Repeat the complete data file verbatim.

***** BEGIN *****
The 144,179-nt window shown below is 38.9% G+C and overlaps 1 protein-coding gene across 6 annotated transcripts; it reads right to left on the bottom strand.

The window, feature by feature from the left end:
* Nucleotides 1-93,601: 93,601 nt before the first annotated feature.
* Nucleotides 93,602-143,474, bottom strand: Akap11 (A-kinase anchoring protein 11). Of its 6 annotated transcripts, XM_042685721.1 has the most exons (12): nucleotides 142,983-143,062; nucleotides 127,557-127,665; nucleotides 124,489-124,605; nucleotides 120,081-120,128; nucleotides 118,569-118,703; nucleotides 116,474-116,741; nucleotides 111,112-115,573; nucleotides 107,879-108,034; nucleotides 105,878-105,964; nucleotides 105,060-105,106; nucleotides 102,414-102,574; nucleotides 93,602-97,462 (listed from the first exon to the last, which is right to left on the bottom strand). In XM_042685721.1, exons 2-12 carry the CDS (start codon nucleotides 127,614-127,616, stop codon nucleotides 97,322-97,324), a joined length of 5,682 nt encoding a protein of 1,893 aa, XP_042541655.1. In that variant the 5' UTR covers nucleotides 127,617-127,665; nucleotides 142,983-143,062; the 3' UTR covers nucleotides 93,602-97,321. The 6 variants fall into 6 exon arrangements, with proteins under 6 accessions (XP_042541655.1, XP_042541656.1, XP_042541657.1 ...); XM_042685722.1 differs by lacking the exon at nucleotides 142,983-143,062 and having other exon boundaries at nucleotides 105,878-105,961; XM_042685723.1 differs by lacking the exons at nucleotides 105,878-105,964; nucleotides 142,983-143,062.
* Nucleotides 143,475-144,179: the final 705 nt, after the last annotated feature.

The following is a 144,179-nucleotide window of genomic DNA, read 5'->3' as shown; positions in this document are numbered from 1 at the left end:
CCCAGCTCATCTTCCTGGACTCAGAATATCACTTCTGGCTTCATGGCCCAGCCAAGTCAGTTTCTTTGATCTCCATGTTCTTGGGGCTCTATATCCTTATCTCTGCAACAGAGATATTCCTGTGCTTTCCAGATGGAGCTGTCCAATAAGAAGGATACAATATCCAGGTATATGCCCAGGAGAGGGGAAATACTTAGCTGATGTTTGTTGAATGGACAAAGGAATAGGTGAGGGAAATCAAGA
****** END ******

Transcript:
The 144,179-nt window shown below is 38.9% G+C and overlaps 1 protein-coding gene across 6 annotated transcripts; it reads right to left on the bottom strand.

The window, feature by feature from the left end:
* Nucleotides 1-93,601: 93,601 nt before the first annotated feature.
* Nucleotides 93,602-143,474, bottom strand: Akap11 (A-kinase anchoring protein 11). Of its 6 annotated transcripts, XM_042685721.1 has the most exons (12): nucleotides 142,983-143,062; nucleotides 127,557-127,665; nucleotides 124,489-124,605; nucleotides 120,081-120,128; nucleotides 118,569-118,703; nucleotides 116,474-116,741; nucleotides 111,112-115,573; nucleotides 107,879-108,034; nucleotides 105,878-105,964; nucleotides 105,060-105,106; nucleotides 102,414-102,574; nucleotides 93,602-97,462 (listed from the first exon to the last, which is right to left on the bottom strand). In XM_042685721.1, exons 2-12 carry the CDS (start codon nucleotides 127,614-127,616, stop codon nucleotides 97,322-97,324), a joined length of 5,682 nt encoding a protein of 1,893 aa, XP_042541655.1. In that variant the 5' UTR covers nucleotides 127,617-127,665; nucleotides 142,983-143,062; the 3' UTR covers nucleotides 93,602-97,321. The 6 variants fall into 6 exon arrangements, with proteins under 6 accessions (XP_042541655.1, XP_042541656.1, XP_042541657.1 ...); XM_042685722.1 differs by lacking the exon at nucleotides 142,983-143,062 and having other exon boundaries at nucleotides 105,878-105,961; XM_042685723.1 differs by lacking the exons at nucleotides 105,878-105,964; nucleotides 142,983-143,062.
* Nucleotides 143,475-144,179: the final 705 nt, after the last annotated feature.

The following is a 144,179-nucleotide window of genomic DNA, read 5'->3' as shown; positions in this document are numbered from 1 at the left end:
CCCAGCTCATCTTCCTGGACTCAGAATATCACTTCTGGCTTCATGGCCCAGCCAAGTCAGTTTCTTTGATCTCCATGTTCTTGGGGCTCTATATCCTTATCTCTGCAACAGAGATATTCCTGTGCTTTCCAGATGGAGCTGTCCAATAAGAAGGATACAATATCCAGGTATATGCCCAGGAGAGGGGAAATACTTAGCTGATGTTTGTTGAATGGACAAAGGAATAGGTGAGGGAAATCAAGA